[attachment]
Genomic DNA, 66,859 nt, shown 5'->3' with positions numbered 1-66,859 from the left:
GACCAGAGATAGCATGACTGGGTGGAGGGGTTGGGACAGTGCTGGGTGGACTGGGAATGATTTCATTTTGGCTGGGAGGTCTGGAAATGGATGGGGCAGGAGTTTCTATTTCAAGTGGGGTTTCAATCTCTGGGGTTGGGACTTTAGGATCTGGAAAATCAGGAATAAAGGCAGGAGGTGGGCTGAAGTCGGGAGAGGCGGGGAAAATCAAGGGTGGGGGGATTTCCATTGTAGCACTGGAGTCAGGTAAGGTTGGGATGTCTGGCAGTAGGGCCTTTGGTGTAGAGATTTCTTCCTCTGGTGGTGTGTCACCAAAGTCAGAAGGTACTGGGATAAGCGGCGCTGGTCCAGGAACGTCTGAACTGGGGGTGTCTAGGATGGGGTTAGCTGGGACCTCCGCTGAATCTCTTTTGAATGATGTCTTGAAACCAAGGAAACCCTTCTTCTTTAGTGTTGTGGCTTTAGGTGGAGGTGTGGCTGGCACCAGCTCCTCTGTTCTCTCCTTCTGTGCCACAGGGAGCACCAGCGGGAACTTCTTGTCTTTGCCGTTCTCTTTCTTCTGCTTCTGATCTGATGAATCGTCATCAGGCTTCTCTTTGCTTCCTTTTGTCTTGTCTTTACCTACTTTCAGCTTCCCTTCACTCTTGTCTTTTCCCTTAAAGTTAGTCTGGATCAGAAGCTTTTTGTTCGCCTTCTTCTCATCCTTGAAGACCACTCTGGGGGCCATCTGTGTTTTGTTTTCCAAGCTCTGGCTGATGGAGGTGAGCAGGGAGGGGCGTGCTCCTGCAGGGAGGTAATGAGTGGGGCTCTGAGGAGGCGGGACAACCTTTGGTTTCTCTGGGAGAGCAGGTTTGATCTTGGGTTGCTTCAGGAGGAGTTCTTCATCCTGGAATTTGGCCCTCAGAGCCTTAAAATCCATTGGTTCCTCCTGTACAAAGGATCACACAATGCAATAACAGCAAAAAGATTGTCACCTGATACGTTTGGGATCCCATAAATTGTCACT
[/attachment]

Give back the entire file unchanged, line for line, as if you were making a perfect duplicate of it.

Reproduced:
Genomic DNA, 66,859 nt, shown 5'->3' with positions numbered 1-66,859 from the left:
GACCAGAGATAGCATGACTGGGTGGAGGGGTTGGGACAGTGCTGGGTGGACTGGGAATGATTTCATTTTGGCTGGGAGGTCTGGAAATGGATGGGGCAGGAGTTTCTATTTCAAGTGGGGTTTCAATCTCTGGGGTTGGGACTTTAGGATCTGGAAAATCAGGAATAAAGGCAGGAGGTGGGCTGAAGTCGGGAGAGGCGGGGAAAATCAAGGGTGGGGGGATTTCCATTGTAGCACTGGAGTCAGGTAAGGTTGGGATGTCTGGCAGTAGGGCCTTTGGTGTAGAGATTTCTTCCTCTGGTGGTGTGTCACCAAAGTCAGAAGGTACTGGGATAAGCGGCGCTGGTCCAGGAACGTCTGAACTGGGGGTGTCTAGGATGGGGTTAGCTGGGACCTCCGCTGAATCTCTTTTGAATGATGTCTTGAAACCAAGGAAACCCTTCTTCTTTAGTGTTGTGGCTTTAGGTGGAGGTGTGGCTGGCACCAGCTCCTCTGTTCTCTCCTTCTGTGCCACAGGGAGCACCAGCGGGAACTTCTTGTCTTTGCCGTTCTCTTTCTTCTGCTTCTGATCTGATGAATCGTCATCAGGCTTCTCTTTGCTTCCTTTTGTCTTGTCTTTACCTACTTTCAGCTTCCCTTCACTCTTGTCTTTTCCCTTAAAGTTAGTCTGGATCAGAAGCTTTTTGTTCGCCTTCTTCTCATCCTTGAAGACCACTCTGGGGGCCATCTGTGTTTTGTTTTCCAAGCTCTGGCTGATGGAGGTGAGCAGGGAGGGGCGTGCTCCTGCAGGGAGGTAATGAGTGGGGCTCTGAGGAGGCGGGACAACCTTTGGTTTCTCTGGGAGAGCAGGTTTGATCTTGGGTTGCTTCAGGAGGAGTTCTTCATCCTGGAATTTGGCCCTCAGAGCCTTAAAATCCATTGGTTCCTCCTGTACAAAGGATCACACAATGCAATAACAGCAAAAAGATTGTCACCTGATACGTTTGGGATCCCATAAATTGTCACT